Alexander MacKenzie Ex Meridian Tables
Acknowledgement and Update
Since I first published this web page, I have been contacted by Ian Alexander Macleod, who chanced upon this website while searching for his, and indeed my, great grandfather Murdo MacKenzie. It turns out that Ian, who is my second cousin, has a lot more information than I did about Sandy MacKenzie. Much of this information came from his father, Dr John Macleod, who was Sandy’s nephew.
Ian tells me that his middle name of Alexander was given to him in honour of his great uncle Alexander “Sandy” MacKenzie.
I am grateful for all this additional information, and also for his permission to publish it on this web page. I have updated this page to include the additional information. August 2023.
Alexander “Sandy” MacKenzie 1882-1932
His claim to fame was his book “MacKenzie’s Ex-Meridian Altitude Tables”. The main problem with using a sextant to calculate latitude was that it required a reading be taken of both the sun and the horizon at noon. If either the sun or the horizon was obscured by cloud at the stroke of noon, the reading would be inaccurate.
MacKenzie’s Tables enabled navigators to take a reading before or after noon and to calculate the adjustment necessary to obtain the correct latitude.
Sandy’s father and his grandfather had all been crofter fisherman, and the sea was in their blood. Going to sea must have seemed like the most obvious career choice in the world to Sandy.
Sandy’s grandfather Donald Mackenzie had been lost in a fishing accident in Broad Bay in 1859. Two of Donald’s brothers were on board at the same time. They were all lost and no bodies were ever recovered. This caused great hardship for the MacKenzie family
The extract from the Parish Register opposite, and marked in red, confirms the details of Alexander’s birth.
Sandy MacKenzie is believed to have attended Aird School in Point. The school closed in 2011 and has since been demolished. I believe this to be the same school my father, Donald Thomson and his sister Jessie Ann Thomson attended, after they moved from Tong to Sheshader.
It is thought that Sandy might have run away from home at the age of 17 and possibly attended Nautical College in Glasgow before going to sea. Sandy’s father was always thought within the family, “to have ruled his family with a rod of iron”. In the light of this it is not hard to understand why Sandy might have run away.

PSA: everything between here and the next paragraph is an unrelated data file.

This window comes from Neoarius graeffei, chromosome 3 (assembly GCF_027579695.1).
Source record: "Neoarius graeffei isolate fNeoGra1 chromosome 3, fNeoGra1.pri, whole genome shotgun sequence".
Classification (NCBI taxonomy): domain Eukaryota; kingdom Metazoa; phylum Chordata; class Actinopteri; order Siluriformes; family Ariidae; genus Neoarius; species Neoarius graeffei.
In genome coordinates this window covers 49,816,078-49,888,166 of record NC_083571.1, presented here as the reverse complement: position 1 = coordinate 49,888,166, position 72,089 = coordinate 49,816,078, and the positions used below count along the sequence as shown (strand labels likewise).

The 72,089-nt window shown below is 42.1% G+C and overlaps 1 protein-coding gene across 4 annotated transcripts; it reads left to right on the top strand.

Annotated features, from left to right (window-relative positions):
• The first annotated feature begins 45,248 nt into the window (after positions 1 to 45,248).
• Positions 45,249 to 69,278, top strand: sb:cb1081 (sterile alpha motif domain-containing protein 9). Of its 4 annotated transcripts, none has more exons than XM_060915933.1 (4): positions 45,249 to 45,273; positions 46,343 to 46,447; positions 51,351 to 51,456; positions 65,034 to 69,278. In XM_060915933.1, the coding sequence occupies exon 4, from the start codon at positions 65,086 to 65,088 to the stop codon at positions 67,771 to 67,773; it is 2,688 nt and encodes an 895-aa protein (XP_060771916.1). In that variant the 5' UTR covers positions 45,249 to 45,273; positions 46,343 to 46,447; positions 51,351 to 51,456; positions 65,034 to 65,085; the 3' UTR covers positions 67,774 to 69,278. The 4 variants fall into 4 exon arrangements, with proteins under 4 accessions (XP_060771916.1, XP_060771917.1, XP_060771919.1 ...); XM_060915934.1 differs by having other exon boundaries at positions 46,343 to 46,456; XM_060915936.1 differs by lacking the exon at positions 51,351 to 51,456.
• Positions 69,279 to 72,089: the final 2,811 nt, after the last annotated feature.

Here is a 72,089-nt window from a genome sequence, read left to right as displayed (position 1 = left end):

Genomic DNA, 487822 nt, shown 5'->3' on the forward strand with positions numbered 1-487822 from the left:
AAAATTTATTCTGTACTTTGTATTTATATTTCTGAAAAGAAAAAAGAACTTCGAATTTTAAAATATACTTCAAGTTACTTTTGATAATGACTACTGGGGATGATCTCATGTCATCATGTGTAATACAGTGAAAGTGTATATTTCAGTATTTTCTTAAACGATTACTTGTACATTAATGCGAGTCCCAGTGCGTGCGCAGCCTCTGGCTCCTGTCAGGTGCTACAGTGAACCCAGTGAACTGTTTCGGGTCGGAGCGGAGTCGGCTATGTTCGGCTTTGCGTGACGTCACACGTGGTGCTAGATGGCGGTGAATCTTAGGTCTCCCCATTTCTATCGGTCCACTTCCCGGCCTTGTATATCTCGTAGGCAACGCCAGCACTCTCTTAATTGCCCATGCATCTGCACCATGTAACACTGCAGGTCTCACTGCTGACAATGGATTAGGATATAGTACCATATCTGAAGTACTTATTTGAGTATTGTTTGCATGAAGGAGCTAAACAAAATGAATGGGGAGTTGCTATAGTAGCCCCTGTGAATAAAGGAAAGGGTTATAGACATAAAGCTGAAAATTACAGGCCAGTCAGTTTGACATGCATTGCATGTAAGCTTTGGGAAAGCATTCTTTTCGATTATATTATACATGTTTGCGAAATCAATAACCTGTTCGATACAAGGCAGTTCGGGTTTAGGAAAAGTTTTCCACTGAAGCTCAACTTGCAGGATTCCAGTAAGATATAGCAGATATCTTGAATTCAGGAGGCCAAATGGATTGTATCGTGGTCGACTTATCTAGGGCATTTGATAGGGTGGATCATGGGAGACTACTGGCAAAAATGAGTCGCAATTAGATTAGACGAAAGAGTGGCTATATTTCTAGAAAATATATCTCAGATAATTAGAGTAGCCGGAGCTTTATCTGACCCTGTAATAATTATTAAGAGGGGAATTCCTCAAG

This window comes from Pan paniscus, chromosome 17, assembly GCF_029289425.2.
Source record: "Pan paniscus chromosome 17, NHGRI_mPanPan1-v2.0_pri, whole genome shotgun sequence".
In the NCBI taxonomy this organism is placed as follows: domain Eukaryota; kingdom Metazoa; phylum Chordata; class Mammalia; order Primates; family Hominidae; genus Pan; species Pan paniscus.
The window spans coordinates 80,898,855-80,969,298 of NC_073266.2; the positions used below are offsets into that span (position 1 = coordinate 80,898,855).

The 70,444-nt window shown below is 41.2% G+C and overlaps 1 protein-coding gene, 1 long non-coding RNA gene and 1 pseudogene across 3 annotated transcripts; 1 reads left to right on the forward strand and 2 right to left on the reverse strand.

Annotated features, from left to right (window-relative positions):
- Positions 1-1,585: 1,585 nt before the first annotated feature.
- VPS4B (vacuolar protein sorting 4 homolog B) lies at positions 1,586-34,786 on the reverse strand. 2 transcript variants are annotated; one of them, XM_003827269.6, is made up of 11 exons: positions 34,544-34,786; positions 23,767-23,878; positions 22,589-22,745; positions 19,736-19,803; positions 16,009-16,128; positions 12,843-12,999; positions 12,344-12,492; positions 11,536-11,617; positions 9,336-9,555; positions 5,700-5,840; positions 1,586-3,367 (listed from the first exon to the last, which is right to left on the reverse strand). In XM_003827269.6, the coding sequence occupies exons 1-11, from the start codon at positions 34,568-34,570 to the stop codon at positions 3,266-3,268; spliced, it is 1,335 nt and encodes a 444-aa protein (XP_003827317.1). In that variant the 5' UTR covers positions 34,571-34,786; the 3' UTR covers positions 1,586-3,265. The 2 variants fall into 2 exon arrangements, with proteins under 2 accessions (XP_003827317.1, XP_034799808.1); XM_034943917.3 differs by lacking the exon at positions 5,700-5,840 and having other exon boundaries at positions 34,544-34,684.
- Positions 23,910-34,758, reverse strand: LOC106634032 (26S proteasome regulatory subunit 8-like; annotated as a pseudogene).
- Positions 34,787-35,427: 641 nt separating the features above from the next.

However he spent his late teens, we know for certain that by the age of 20 in 1902 he had arrived in America as his date of arrival is confirmed on the 1920 Federal Census as 1902.
San Francisco Earthquake
It seems that at the beginning of the twentieth century Sandy was working on ships operating the “Clipper Route”. The Original Clipper Route was from the UK to Australia, but the American Clipper Route was a term used to describe the route from west coast ports to the east coast and back.
As the Panama Canal did not open until 1914, it was a route that followed the coast of South America and round Cape Horn, and became popular during the Californian Gold Rush in the middle of the nineteenth century.
As Sandy was in command of oil tankers for much of his later career, I would guess that he might have served his apprenticeship on oil tankers, shipping oil from the oilfields of California to the East Coast of America.
According to testimony from family members who knew Sandy, he found himself in San Francisco at the time of, or shortly after the San Francisco earthquake on 18 April 1906. He was involved in the rescue effort.
We know that he also sailed from Seattle as he applied for his Seaman’s Certificate there on 10 February 1909.
Evacuees leaving the City
A strong foreshock preceded the main shock by about 20 to 25 seconds. The strong shaking of the main shock lasted about 42 seconds. There were decades of minor earthquakes – more than at any other time in the historical record for northern California – before the 1906 quake.
Previously interpreted as precursory activity to the 1906 earthquake, they have been found to have a strong seasonal pattern and are now believed to be caused by large seasonal sediment loads in coastal bays that overlie faults as a result of the erosion caused by hydraulic mining in the later years of the California Gold Rush
According to oral tradition in our family, Sandy was invited by Commander Robert Peary to be his navigator on his expedition to be the first person to reach the North Pole, but Sandy declined.